Elephant population management has become a significant conservation issue in most of Southern Africa. The breeding behaviors of free ranging elephants indicate that several dominant bull elephants are responsible for the majority of breeding within the various matriarchal herds. A vasectomy of these bull elephants would decrease population growth rates but maintain normal social and breeding behaviors. Anatomically, elephants have intra-abdominal testes. Advances in minimally-invasive laparoscopic techniques have allowed this type of surgery to be realistic in very large animals and in field conditions.
Elephant population control is one of the most critical conservation issues facing southern Africa. Growth in protected elephant populations in Botswana, Swaziland, and South Africa are causing negative changes to the ecosystem and to the diversity of plants and animals it supports. Without a long-term population management plan, ecosystem destruction is expected to worsen and have potential irreversible consequences.
Historically, wildlife officials have utilized culling and translocation as the primary methods of population control. Currently, translocation is no longer an option because most parks are not able to accommodate additional animals. Large scale culling was discontinued in the 1990s, but has been proposed to restart by wildlife officials in South Africa. Other methods of population control such as immunocontraception have shown some utility in small parks where vaccines can be administered to elephant cows.
Surgical sterilization is a permanent contraceptive technique, and is one of the most common methods of birth control in both animals and humans. For free ranging animals, a vasectomy has the advantage of maintaining normal hormone levels and thus breeding and natural social behaviors are preserved. Elephants that have been vasectomized will continue to go into musth, breed (without being fertile), and maintain their social status among other elephants.
Unlike most terrestrial mammals, elephant testes are intra-abdominal and are located just caudal to the kidneys. Therefore, to access the testes and spermatic cord, the abdomen must be entered.
Advances in medical technology have provided laparoscopic instrumentation, which can be used for this minimally invasive surgery (i.e., laparoscopy). This has many advantages for free ranging animals. A much smaller incision is required with laparoscopy, which then translates to less chance of infection, less postoperative pain and quicker healing times. When working with free ranging animals, this is critical because the animals will not be hospitalized or have the ability to be treated with antibiotics or analgesics after the surgery.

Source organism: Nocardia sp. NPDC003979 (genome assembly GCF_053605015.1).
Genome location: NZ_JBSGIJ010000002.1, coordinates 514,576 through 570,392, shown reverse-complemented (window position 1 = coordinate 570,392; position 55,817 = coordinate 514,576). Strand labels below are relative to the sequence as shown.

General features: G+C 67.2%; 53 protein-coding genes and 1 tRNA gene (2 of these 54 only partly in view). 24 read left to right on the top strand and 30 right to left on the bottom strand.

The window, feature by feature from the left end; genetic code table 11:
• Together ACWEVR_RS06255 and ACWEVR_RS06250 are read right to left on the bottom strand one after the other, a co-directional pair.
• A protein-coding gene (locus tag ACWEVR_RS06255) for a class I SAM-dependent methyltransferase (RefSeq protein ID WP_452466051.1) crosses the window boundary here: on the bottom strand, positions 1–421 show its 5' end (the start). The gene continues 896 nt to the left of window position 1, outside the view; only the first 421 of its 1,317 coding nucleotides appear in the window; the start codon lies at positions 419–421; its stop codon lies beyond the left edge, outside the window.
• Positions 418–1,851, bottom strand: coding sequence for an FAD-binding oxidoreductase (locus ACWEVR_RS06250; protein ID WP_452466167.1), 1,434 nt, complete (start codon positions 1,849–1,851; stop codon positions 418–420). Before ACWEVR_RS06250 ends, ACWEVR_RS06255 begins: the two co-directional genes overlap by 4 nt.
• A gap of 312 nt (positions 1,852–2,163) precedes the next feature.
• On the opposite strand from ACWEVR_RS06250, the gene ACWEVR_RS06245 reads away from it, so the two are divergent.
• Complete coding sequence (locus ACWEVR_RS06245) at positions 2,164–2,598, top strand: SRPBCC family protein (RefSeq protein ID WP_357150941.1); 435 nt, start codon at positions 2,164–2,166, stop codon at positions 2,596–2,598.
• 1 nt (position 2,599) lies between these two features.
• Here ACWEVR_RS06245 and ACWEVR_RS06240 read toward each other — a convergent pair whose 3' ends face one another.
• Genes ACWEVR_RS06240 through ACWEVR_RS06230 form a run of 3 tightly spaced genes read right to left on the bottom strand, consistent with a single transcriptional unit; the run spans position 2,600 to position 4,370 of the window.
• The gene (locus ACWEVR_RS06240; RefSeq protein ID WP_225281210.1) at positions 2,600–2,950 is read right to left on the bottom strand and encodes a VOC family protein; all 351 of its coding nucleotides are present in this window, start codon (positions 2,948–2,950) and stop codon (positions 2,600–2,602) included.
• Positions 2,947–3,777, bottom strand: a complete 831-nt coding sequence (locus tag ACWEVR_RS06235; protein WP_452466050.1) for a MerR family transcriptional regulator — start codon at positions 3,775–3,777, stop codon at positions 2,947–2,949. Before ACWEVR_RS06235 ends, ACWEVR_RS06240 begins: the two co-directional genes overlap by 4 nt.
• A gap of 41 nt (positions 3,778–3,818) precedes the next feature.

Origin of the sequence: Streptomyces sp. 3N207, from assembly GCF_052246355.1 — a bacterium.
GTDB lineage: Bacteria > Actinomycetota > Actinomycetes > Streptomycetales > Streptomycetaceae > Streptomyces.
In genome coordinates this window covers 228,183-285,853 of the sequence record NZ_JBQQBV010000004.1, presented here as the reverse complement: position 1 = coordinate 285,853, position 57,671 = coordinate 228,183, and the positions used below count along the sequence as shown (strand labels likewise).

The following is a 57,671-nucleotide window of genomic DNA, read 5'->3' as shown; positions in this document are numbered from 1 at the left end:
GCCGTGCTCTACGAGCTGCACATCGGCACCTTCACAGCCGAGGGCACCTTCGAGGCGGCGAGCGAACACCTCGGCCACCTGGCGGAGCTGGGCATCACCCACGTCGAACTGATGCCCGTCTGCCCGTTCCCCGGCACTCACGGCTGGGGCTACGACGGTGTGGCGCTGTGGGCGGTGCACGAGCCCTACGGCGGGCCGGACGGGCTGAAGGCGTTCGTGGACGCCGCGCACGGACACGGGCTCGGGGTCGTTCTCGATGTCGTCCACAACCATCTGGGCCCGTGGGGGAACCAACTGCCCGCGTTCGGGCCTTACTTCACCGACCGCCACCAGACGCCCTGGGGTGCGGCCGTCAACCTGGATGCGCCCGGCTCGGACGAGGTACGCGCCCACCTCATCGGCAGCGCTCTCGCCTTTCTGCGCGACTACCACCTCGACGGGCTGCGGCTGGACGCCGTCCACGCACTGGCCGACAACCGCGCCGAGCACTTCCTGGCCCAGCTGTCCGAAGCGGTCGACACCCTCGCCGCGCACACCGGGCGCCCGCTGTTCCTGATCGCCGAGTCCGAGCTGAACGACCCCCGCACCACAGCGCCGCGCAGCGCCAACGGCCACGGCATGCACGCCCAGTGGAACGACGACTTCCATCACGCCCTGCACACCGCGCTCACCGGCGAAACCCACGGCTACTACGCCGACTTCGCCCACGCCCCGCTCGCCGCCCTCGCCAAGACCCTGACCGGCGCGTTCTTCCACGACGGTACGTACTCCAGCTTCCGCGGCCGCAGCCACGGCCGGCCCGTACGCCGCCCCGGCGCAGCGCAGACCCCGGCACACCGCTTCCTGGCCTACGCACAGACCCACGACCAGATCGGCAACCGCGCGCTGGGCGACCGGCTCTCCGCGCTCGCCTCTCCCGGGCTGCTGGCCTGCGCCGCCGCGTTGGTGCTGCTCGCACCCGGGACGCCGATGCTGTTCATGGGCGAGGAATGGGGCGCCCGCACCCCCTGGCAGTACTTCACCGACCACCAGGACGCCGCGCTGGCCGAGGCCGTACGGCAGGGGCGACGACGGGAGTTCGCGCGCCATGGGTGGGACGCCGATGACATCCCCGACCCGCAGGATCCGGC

Using a helicopter, specific breeding bulls are identified and darted with a combination of etorphine (M99®, Wildlife Pharmaceuticals Incorporated, Fort Collins, CO, USA) and azaperone (Stresnil®, Wildlife Pharmaceuticals Inc.). After induction, an endotracheal tube is placed in the elephant’s trachea and the elephant’s respirations are assisted using a portable ventilator system. While anesthetized, the elephant’s blood pressure, oxygen saturation, end total carbon dioxide, body temperature, heart rate, respiratory rate, and blood gas analysis are all monitored. Throughout the procedure additional small boluses of intravenous etorphine are administered as required. Intravenous azaperone is also utilized as an anesthetic agent, and to assist in decreasing etorphine induced hypertension. At the completion of surgery, the elephants are reversed with intravenous naltrexone hydrochloride (Trexonil®, Wildlife Pharmaceuticals Inc.) and diprenorphine (M5050®, Wildlife Pharmaceuticals Inc.).
A crane truck is utilized to move the elephant to a suitable surgical location and then suspend the animal in an upright standing position throughout the surgery. This position enhances the safety of the anesthesia and allows improved visualization of the testes with the laparoscope.
This modified upright standing position is accomplished using a series of five-ton capacity, padded, rope slings. These are looped around each leg and tusk. At the front legs, the ropes are positioned in the axillary region. In the rear, the ropes are positioned in each inguinal space. The tusk ropes attach at the base of each tusk just at the gingival margin. The end of each loop of rope is joined together and attached at a single point on the crane. The crane can lift or lower the elephant so that each foot rests squarely on the ground. Once the elephant is in a suspended position, wooden splints are attached to the legs and are used to lock each limb in extension. In this way, the elephant’s legs continue to support the majority of its weight and there is minimal pressure on the suspension ropes.
After the elephant has been placed in a standing position, surgical equipment is moved into place. A 14-inch flat screen monitor is placed in a specialized cradle on the elephant’s caudal dorsum for laparoscopic viewing. The flat bed portion of the crane truck is transformed into a field operating room with surgical tables and electrical equipment powered by a portable generator.